Week 6 - (09.13) Reading & Lecture Notes
Week 6 - (09.13) Reading & Lecture Notes 4100
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This 5 page Class Notes was uploaded by Leslea Motley on Tuesday September 20, 2016. The Class Notes belongs to 4100 at University of Georgia taught by Kara Dyckman in Fall 2016. Since its upload, it has received 3 views. For similar materials see Cognitive Psychology in Psychology (PSYC) at University of Georgia.
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Date Created: 09/20/16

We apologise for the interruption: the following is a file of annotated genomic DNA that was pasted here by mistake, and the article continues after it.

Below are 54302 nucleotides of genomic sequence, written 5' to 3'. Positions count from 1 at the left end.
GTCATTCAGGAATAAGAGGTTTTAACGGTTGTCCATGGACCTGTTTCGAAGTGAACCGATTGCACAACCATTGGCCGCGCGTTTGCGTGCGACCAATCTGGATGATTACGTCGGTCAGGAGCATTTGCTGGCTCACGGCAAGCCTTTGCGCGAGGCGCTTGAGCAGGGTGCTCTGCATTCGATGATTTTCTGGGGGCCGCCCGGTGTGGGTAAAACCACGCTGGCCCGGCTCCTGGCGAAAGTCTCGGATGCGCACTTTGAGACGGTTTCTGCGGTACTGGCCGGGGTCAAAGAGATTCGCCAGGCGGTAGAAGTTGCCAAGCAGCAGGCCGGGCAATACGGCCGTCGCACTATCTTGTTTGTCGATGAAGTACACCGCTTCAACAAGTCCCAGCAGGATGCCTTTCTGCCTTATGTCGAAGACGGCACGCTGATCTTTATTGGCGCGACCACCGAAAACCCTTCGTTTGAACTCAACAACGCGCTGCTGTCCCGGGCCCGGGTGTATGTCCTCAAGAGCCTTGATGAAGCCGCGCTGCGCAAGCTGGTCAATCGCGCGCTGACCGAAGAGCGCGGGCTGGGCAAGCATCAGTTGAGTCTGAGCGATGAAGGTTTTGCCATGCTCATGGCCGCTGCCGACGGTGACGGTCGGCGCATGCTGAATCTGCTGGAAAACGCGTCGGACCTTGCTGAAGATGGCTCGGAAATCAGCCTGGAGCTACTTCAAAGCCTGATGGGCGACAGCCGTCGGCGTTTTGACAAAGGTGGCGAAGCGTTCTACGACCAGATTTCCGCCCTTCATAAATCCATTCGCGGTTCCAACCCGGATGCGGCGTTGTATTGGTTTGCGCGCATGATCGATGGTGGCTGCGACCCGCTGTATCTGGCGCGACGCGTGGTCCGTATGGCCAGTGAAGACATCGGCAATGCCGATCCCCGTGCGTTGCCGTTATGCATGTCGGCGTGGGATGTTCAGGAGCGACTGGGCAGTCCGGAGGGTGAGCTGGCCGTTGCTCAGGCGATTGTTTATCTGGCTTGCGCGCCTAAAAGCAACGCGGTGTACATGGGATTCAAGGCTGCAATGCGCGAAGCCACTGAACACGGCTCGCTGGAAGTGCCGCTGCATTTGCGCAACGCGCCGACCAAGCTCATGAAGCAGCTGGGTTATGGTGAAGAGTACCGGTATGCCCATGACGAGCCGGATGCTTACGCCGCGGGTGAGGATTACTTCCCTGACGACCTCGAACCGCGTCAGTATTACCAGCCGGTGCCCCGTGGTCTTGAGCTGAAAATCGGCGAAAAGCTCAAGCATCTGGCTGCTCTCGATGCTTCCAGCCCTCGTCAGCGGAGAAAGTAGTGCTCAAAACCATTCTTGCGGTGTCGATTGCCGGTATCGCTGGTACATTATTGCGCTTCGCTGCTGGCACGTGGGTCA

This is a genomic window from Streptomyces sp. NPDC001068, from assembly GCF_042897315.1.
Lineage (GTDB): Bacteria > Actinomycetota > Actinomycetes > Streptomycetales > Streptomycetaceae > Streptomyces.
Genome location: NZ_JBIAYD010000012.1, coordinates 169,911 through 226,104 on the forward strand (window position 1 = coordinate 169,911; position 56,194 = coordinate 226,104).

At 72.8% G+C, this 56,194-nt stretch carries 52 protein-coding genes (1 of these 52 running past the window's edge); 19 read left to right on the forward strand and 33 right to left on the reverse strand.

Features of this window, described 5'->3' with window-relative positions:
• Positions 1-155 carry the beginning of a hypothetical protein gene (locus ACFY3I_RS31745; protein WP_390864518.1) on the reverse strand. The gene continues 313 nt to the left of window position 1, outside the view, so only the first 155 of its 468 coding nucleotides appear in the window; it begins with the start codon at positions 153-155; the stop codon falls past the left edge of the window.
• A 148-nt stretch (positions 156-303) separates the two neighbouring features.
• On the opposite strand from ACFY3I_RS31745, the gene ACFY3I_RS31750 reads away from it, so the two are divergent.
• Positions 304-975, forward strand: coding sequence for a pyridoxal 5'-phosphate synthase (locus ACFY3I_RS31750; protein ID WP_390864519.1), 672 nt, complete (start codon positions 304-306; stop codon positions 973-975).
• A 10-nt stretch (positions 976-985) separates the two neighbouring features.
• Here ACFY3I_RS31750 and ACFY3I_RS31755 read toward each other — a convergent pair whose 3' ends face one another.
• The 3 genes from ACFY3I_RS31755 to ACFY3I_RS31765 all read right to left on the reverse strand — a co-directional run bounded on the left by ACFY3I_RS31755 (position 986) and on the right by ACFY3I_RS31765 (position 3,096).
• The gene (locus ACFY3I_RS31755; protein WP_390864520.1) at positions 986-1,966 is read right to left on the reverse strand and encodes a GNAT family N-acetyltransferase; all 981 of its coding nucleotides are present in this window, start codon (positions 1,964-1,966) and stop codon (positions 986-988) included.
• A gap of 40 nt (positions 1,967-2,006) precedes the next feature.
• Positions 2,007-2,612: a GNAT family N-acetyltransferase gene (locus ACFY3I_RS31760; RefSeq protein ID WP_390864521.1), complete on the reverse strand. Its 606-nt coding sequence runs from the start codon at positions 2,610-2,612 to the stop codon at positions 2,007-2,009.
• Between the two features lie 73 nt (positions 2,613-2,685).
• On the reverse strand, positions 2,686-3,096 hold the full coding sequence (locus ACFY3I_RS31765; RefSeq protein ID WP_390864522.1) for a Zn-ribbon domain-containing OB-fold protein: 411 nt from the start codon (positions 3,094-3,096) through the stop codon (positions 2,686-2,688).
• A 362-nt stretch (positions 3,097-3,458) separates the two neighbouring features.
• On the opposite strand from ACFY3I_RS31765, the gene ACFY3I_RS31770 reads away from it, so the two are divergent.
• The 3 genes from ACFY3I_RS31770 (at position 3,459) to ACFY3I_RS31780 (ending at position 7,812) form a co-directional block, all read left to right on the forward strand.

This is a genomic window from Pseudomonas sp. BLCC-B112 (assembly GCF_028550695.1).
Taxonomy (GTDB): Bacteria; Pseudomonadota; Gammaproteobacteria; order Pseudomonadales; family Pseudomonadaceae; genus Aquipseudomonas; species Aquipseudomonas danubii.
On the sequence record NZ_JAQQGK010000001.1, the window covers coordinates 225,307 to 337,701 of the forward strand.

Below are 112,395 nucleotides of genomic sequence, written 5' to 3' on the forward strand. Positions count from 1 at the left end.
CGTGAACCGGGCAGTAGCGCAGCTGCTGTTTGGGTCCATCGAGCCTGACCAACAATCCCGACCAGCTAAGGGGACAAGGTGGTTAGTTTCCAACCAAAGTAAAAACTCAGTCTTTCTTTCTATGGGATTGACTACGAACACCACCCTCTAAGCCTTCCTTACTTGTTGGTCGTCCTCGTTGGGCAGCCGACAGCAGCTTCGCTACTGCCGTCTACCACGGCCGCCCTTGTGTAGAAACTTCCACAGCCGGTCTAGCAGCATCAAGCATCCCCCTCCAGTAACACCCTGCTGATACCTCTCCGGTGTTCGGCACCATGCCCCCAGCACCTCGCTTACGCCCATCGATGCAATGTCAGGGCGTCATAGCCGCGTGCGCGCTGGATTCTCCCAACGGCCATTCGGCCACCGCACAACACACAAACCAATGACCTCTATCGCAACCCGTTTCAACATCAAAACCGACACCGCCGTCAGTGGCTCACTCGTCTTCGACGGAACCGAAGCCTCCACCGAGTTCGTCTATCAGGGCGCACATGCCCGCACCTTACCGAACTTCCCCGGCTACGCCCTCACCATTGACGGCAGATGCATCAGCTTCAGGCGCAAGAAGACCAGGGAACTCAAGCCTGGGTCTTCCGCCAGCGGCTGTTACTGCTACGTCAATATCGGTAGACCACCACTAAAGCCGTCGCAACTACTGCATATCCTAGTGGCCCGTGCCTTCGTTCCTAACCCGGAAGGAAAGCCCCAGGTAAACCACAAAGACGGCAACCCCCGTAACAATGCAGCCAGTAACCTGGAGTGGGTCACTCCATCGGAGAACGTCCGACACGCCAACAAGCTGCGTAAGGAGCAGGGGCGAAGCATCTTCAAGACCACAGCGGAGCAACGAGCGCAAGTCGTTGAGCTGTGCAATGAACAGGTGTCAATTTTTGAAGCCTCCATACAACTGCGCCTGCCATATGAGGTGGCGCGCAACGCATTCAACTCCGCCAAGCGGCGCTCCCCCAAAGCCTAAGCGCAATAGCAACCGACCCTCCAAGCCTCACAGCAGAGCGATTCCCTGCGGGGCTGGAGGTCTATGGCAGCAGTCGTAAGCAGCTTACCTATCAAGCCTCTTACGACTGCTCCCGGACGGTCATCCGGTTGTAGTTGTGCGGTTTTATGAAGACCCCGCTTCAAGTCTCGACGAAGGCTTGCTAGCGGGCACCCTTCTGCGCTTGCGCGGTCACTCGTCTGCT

09.13 – Reading Notes – Object Recognition and Agnosia 3.3 Review the science of object recognition and agnosia 3.3.1 Recognition by Components Biederman's (1987-1990) Recognition by Components theory (RBT) o The idea is that we recognize objects by breaking them down into their parts, and then look up the combination in memory to see which object matches it o Pattern Recognition here has a small number or basic primitives – simple 3D geometric forms called geons: combined form of geometric ions o Theory argued that mental representations of 3D objects are composed of geons; when we recognize objects, we break them down into their components and note where the components join together; the pattern then matcher too info stored in memory to yield recognition – two important aspects of these patterns: Find the edges of objects, enabling us to determine which edges maintain the same relationships to one another regardless of the viewing orientation Scan vertices (regions of the pattern where lines intersect) - usually places where deep concave angles are formed Evidence for RBC In Beiderman's further investigations of this model he discovered: o Emphasis on vertices is critical If a pattern is degraded, your perception will depend on where it was degraded. If segments on smooth, continuous edges are missing, it is relatively easy to fill out the missing parts and recognize the pattern. Found using drawings with deletions and determining which deletions caused impaired perception among participants (examples of these images are in the book Figures 3-13 and 3-14) Shortcomings of RBC and Embodied Perception It is tied to bottom-up processing o Issue b/c object recognition is strongly influenced by context and prior knowledge o Example: Tanaka and Curran (2001) tested 'bird' and 'dog' experts (people with more than 20 years experience with local dog and bird organizations); these people showed enhanced, early recognition in their areas of expertise, compared to how they recognized objects outside of their areas. o Also, Evidence that retrieval of an object's identity occurs as fast as identifying that something is there at all Dell'acqua and Job (1998) - data indicate that object recognition is automatic, given that judgments of a perceptual feature were strong. Perceiving components is the first major step ion object recognition – thus, claiming that the whole is perceived by first identifying the components of the overall shape and global pattern (aka the Gestalt or overall form) 3.3.2 Context and Embodied Perception Embodied processes: how the structure of our bodies and how we interact with the world influence the way that we think Neural systems programming neural activity – including motor cortex and mirror neurons o These areas are activated under a variety of circumstances when people are looking at objects, including when perceiving/predicting the actions of other people. o We vicariously experience or enact what we see other people doing, mentally simulate how you would perform that activity People also activate mental representations of the muscle activities they would engage in if they were to interact with an object or environment o Tucker and Ellis (1998) - participants respond to pictures with left or right hand o Determined that the ease with which objects are identified can be influenced by the actions people would take to use them 3.3.3: Agnosia Agnosia: a failure or deficit in recognizing objects, either because the pattern of objects can not be synthesized into a whole or because the person cannot then connect the whole pattern to meaning o Often associated with damage to the left occipital or temporal lobes o People with agnosia ('agnosics') can see and detect visual stimuli – they are NOT blind, they are experiencing cognitive and mental loss o Not limited to vision; auditory agnosia is possible, but agnosia's are modality specific o Visual agnosia: disrupted recognition of objects presented visually, but no disruption of hearing, touch, or other sensory systems There are also subtypes of visual agnosia, each with a somewhat different type of deficit – each involved different brain regions.: Apperceptive agnosia: disruption in perceiving patterns o Still able to process rudimentary visual features – color and brightness o "..ability to coalesce this basic visual info into a percept, an entity, or a whole, it lost" (Banich, 2004) o Associated with the right hemisphere, in the parietal lobe o Cannot fill in missing contours to perceive the whole form or pattern Associative agnosia: cannot associate the pattern with meaning, not able to construct a mental percept – he/she can combine perceived features into a whole pattern, but cannot further associate that pattern with any stored memory/knowledge about its identity o Damage to corpus callosum Prosopagnosia: a disruption of face recognition o Often a result of damage to the fusiform gyrus, as well as, along the ventral stream The fact that there are two separate conditions (one involves objects and the other faces) is significant because it shows that perception is complex, and that different brain areas emphasize different qualities of info. "Perception is not a one-size-fits-all system., but is a number of specialty systems that typically work in seamless harmony." Famous case of agnosia: "The Man who mistook his wife for a hat" (Sacks, 1970) o Music professor, Dr. P, lost ability to recognize objects and faces; he was able to describe the components or elementary features of an object yet was unable to identify the object he was looking at o "..Had a serious and pervasive visual agnosia, a profound loss in the ability to recognize things." 3.3.4: Implications for Cognitive Science "What do these neurological disruptions mean for our understanding of normal perception? How does evidence advance our understanding of cognition?" Apperceptive agnosia o Serious disruption in early stage of perception, disorder of feature detection o Malfunction in the process of extracting features from visual stimuli o For example: Beiderman's, 'geons' are not processed much beyond noticing small segments or junction points o Seems to result from damage in the right hemisphere, parietal region o More involved in global processing, forming global patterns, while left pays more of a role in local processing (small components and features) o Furthering above theory --> Disrupted mechanism in forming a Gestalt mechanism from the features, where this disrupted mechanism would correspond to the symptoms of apperceptive agnosia Associative agnosia o "a deeper dysfunction" o Gestalt pattern formed but seems to have lost the pathway to the meaning and name of the object o Damaged regions are lower, towards the temporal lobe in BOTH hemispheres o "What pathway" - pathway from the vision centers in occipital lobe forward and down toward the temporal lobe – activated when you look at something and decide what it is o Temporal lobes are primarily associated with language and word meaning o Connecting from a perceived pattern to its meaning and name is the impairment in associative agnosia Varieties of agnosia define 3 important things about perception: o Detecting features in a visual stimulus is a separate (and later) process from sensation Basic features must be extracted from a sensory signal o Detecting visual features is critical in constructing a perceived pattern, a percept If features cannot be extracted, a person cannot get the Gestalt, cannot form an overall pattern or percept. o There is a separate step for hooking up the pattern with its meaning and name in memory; different from knowing the meaning and name of an object in verbal form. Visual association path can be isolated from all the other sensory systems Therefore, "immediate" recognition of objects is NEITHER simple nor immediate. Disruptions of agnosia whether caused by disruptions in feature detection of in associating patterns with meaning, provide additional evidence of the complexity of perception. 09.13 Lecture Notes Prosopagnosia - inability to recognize facial details Activity - - Finish space training - space effect on cognitive processing finished - "The Man Who Mistook his Wife for a Hat" activity